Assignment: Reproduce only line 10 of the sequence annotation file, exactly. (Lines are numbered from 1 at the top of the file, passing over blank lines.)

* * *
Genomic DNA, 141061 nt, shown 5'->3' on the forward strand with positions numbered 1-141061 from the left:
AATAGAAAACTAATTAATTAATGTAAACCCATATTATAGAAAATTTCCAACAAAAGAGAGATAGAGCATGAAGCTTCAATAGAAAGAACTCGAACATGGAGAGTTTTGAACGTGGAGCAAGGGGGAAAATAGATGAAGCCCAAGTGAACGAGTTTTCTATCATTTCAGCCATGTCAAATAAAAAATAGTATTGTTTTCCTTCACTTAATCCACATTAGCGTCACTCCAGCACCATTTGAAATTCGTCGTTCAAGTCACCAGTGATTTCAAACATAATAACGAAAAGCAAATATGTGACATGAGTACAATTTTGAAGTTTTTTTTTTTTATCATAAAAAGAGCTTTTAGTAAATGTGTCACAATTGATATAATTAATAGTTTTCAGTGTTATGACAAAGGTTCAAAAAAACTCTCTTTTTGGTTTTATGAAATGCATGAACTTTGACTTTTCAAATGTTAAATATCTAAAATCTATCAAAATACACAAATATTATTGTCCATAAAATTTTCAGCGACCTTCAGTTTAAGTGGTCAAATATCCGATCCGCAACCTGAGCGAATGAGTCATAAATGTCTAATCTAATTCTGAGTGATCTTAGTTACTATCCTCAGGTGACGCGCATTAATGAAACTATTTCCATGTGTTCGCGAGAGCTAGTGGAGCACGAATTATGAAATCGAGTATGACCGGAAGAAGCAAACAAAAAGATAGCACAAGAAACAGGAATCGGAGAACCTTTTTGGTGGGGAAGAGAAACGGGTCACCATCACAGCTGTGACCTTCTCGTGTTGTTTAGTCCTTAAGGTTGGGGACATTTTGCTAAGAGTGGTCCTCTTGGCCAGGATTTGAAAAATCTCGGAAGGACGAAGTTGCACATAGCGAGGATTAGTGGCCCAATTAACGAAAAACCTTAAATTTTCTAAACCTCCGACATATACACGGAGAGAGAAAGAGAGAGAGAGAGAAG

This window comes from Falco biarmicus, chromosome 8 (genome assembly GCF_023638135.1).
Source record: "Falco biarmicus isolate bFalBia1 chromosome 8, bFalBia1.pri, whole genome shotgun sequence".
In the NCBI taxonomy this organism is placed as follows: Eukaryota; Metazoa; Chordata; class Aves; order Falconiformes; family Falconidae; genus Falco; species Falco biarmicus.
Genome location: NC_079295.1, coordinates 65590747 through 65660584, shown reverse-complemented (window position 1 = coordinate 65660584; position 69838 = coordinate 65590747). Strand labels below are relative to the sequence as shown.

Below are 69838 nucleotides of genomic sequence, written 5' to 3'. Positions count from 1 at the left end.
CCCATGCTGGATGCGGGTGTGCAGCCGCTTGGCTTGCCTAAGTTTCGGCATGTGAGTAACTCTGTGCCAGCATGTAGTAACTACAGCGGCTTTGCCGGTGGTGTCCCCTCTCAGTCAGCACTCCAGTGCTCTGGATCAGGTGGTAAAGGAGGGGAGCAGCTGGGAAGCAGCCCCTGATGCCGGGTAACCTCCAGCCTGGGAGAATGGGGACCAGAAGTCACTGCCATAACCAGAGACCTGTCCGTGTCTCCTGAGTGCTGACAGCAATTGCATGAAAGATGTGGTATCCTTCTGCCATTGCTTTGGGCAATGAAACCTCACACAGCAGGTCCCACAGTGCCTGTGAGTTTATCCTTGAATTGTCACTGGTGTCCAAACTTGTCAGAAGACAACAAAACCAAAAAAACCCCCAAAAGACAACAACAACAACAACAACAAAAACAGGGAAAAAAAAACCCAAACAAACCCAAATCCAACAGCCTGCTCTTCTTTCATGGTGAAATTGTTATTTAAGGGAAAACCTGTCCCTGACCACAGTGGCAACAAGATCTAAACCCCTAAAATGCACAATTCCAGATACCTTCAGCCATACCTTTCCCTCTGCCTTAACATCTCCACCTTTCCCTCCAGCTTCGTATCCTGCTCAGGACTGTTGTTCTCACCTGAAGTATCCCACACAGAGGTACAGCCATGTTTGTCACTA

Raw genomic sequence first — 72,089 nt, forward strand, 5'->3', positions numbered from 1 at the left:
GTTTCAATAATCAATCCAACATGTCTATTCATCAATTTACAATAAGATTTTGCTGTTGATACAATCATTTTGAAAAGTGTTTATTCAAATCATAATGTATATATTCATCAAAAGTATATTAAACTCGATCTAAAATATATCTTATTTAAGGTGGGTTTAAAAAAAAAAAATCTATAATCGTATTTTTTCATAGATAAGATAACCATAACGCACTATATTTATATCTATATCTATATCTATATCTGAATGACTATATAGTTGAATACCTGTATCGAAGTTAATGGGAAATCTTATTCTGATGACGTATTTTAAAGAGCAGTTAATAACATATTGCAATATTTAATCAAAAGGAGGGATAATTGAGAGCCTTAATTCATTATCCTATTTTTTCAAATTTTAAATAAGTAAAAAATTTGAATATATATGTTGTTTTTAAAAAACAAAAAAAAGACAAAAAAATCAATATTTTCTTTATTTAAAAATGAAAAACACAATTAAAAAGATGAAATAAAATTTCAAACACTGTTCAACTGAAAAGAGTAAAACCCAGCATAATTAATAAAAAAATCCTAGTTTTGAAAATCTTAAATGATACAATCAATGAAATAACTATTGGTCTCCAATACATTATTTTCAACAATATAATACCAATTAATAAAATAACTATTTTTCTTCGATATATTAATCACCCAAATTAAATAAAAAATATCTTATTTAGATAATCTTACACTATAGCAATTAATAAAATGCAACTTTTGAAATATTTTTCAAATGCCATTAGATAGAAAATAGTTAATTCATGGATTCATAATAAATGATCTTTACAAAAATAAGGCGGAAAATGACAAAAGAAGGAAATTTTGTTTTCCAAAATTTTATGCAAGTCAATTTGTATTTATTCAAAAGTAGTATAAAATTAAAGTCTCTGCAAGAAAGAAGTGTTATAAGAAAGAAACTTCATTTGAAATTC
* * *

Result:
GTTTCAATAATCAATCCAACATGTCTATTCATCAATTTACAATAAGATTTTGCTGTTGATACAATCATTTTGAAAAGTGTTTATTCAAATCATAATGTATATATTCATCAAAAGTATATTAAACTCGATCTAAAATATATCTTATTTAAGGTGGGTTTAAAAAAAAAAAATCTATAATCGTATTTTTTCATAGATAAGATAACCATAACGCACTATATTTATATCTATATCTATATCTATATCTGAATGACTATATAGTTGAATACCTGTATCGAAGTTAATGGGAAATCTTATTCTGATGACGTATTTTAAAGAGCAGTTAATAACATATTGCAATATTTAATCAAAAGGAGGGATAATTGAGAGCCTTAATTCATTATCCTATTTTTTCAAATTTTAAATAAGTAAAAAATTTGAATATATATGTTGTTTTTAAAAAACAAAAAAAAGACAAAAAAATCAATATTTTCTTTATTTAAAAATGAAAAACACAATTAAAAAGATGAAATAAAATTTCAAACACTGTTCAACTGAAAAGAGTAAAACCCAGCATAATTAATAAAAAAATCCTAGTTTTGAAAATCTTAAATGATACAATCAATGAAATAACTATTGGTCTCCAATACATTATTTTCAACAATATAATACCAATTAATAAAATAACTATTTTTCTTCGATATATTAATCACCCAAATTAAATAAAAAATATCTTATTTAGATAATCTTACACTATAGCAATTAATAAAATGCAACTTTTGAAATATTTTTCAAATGCCATTAGATAGAAAATAGTTAATTCATGGATTCATAATAAATGATCTTTACAAAAATAAGGCGGAAAATGACAAAAGAAGGAAATTTTGTTTTCCAAAATTTTATGCAAGTCAATTTGTATTTATTCAAAAGTAGTATAAAATTAAAGTCTCTGCAAGAAAGAAGTGTTATAAGAAAGAAACTTCATTTGAAATTC